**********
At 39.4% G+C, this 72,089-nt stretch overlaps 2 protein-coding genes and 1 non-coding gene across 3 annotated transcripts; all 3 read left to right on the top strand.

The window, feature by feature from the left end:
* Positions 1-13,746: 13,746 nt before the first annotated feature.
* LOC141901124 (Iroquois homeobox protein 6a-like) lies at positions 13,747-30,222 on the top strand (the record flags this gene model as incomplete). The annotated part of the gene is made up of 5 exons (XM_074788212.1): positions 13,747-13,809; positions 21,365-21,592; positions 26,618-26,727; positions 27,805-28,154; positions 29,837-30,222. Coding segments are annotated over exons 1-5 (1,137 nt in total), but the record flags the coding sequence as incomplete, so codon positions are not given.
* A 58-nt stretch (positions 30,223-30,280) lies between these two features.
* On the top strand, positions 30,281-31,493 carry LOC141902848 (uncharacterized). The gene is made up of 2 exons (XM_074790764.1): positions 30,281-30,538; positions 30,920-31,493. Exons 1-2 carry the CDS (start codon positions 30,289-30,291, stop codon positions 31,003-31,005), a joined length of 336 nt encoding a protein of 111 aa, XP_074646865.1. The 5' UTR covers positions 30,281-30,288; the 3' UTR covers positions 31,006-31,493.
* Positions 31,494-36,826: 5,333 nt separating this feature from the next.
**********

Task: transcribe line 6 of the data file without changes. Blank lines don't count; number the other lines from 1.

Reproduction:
* On the top strand, positions 30,281-31,493 carry LOC141902848 (uncharacterized). The gene is made up of 2 exons (XM_074790764.1): positions 30,281-30,538; positions 30,920-31,493. Exons 1-2 carry the CDS (start codon positions 30,289-30,291, stop codon positions 31,003-31,005), a joined length of 336 nt encoding a protein of 111 aa, XP_074646865.1. The 5' UTR covers positions 30,281-30,288; the 3' UTR covers positions 31,006-31,493.